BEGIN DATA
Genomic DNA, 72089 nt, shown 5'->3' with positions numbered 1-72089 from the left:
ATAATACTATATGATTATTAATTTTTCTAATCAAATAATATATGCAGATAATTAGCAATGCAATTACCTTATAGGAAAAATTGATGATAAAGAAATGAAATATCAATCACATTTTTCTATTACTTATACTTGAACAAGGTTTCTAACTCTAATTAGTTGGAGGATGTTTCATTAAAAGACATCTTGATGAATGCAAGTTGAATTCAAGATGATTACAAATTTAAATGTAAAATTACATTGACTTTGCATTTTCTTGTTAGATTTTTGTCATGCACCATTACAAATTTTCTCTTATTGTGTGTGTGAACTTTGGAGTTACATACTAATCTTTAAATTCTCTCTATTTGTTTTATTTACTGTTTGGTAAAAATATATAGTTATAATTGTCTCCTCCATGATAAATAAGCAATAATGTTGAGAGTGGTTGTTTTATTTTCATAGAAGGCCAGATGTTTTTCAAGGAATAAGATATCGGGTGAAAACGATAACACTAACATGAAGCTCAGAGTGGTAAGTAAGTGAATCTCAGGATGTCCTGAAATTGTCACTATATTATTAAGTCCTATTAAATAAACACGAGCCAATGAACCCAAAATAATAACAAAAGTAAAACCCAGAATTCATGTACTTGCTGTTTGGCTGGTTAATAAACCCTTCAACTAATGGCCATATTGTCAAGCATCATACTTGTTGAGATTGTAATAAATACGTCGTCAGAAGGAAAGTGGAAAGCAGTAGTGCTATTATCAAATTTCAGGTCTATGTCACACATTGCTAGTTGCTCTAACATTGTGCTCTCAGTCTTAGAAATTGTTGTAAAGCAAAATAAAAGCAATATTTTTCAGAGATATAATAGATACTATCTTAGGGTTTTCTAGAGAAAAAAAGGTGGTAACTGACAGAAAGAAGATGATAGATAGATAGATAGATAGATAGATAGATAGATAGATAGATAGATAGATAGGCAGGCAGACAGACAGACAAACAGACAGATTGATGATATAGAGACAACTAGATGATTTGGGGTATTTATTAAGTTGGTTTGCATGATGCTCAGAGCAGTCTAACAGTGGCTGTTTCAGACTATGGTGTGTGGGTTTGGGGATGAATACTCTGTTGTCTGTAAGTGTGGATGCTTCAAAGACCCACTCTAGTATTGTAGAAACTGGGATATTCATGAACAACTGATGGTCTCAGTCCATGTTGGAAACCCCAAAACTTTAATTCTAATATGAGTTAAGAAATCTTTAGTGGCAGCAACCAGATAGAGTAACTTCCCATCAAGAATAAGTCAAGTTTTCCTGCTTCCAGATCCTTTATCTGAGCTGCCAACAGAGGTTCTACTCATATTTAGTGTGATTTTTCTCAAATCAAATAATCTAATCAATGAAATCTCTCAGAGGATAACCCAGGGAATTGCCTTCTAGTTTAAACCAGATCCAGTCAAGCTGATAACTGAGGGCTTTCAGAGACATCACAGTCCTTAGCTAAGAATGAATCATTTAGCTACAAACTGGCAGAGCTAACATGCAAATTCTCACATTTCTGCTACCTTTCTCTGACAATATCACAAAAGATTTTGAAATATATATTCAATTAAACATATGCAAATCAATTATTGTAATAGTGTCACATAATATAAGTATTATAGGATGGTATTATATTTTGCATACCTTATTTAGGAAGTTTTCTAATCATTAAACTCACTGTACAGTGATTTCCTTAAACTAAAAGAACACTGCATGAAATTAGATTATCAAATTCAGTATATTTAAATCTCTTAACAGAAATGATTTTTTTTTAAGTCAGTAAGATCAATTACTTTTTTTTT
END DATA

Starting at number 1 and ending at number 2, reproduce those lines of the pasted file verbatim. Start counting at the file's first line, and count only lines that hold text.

Genomic DNA, 72089 nt, shown 5'->3' with positions numbered 1-72089 from the left:
ATAATACTATATGATTATTAATTTTTCTAATCAAATAATATATGCAGATAATTAGCAATGCAATTACCTTATAGGAAAAATTGATGATAAAGAAATGAAATATCAATCACATTTTTCTATTACTTATACTTGAACAAGGTTTCTAACTCTAATTAGTTGGAGGATGTTTCATTAAAAGACATCTTGATGAATGCAAGTTGAATTCAAGATGATTACAAATTTAAATGTAAAATTACATTGACTTTGCATTTTCTTGTTAGATTTTTGTCATGCACCATTACAAATTTTCTCTTATTGTGTGTGTGAACTTTGGAGTTACATACTAATCTTTAAATTCTCTCTATTTGTTTTATTTACTGTTTGGTAAAAATATATAGTTATAATTGTCTCCTCCATGATAAATAAGCAATAATGTTGAGAGTGGTTGTTTTATTTTCATAGAAGGCCAGATGTTTTTCAAGGAATAAGATATCGGGTGAAAACGATAACACTAACATGAAGCTCAGAGTGGTAAGTAAGTGAATCTCAGGATGTCCTGAAATTGTCACTATATTATTAAGTCCTATTAAATAAACACGAGCCAATGAACCCAAAATAATAACAAAAGTAAAACCCAGAATTCATGTACTTGCTGTTTGGCTGGTTAATAAACCCTTCAACTAATGGCCATATTGTCAAGCATCATACTTGTTGAGATTGTAATAAATACGTCGTCAGAAGGAAAGTGGAAAGCAGTAGTGCTATTATCAAATTTCAGGTCTATGTCACACATTGCTAGTTGCTCTAACATTGTGCTCTCAGTCTTAGAAATTGTTGTAAAGCAAAATAAAAGCAATATTTTTCAGAGATATAATAGATACTATCTTAGGGTTTTCTAGAGAAAAAAAGGTGGTAACTGACAGAAAGAAGATGATAGATAGATAGATAGATAGATAGATAGATAGATAGATAGATAGATAGATAGGCAGGCAGACAGACAGACAAACAGACAGATTGATGATATAGAGACAACTAGATGATTTGGGGTATTTATTAAGTTGGTTTGCATGATGCTCAGAGCAGTCTAACAGTGGCTGTTTCAGACTATGGTGTGTGGGTTTGGGGATGAATACTCTGTTGTCTGTAAGTGTGGATGCTTCAAAGACCCACTCTAGTATTGTAGAAACTGGGATATTCATGAACAACTGATGGTCTCAGTCCATGTTGGAAACCCCAAAACTTTAATTCTAATATGAGTTAAGAAATCTTTAGTGGCAGCAACCAGATAGAGTAACTTCCCATCAAGAATAAGTCAAGTTTTCCTGCTTCCAGATCCTTTATCTGAGCTGCCAACAGAGGTTCTACTCATATTTAGTGTGATTTTTCTCAAATCAAATAATCTAATCAATGAAATCTCTCAGAGGATAACCCAGGGAATTGCCTTCTAGTTTAAACCAGATCCAGTCAAGCTGATAACTGAGGGCTTTCAGAGACATCACAGTCCTTAGCTAAGAATGAATCATTTAGCTACAAACTGGCAGAGCTAACATGCAAATTCTCACATTTCTGCTACCTTTCTCTGACAATATCACAAAAGATTTTGAAATATATATTCAATTAAACATATGCAAATCAATTATTGTAATAGTGTCACATAATATAAGTATTATAGGATGGTATTATATTTTGCATACCTTATTTAGGAAGTTTTCTAATCATTAAACTCACTGTACAGTGATTTCCTTAAACTAAAAGAACACTGCATGAAATTAGATTATCAAATTCAGTATATTTAAATCTCTTAACAGAAATGATTTTTTTTTAAGTCAGTAAGATCAATTACTTTTTTTTT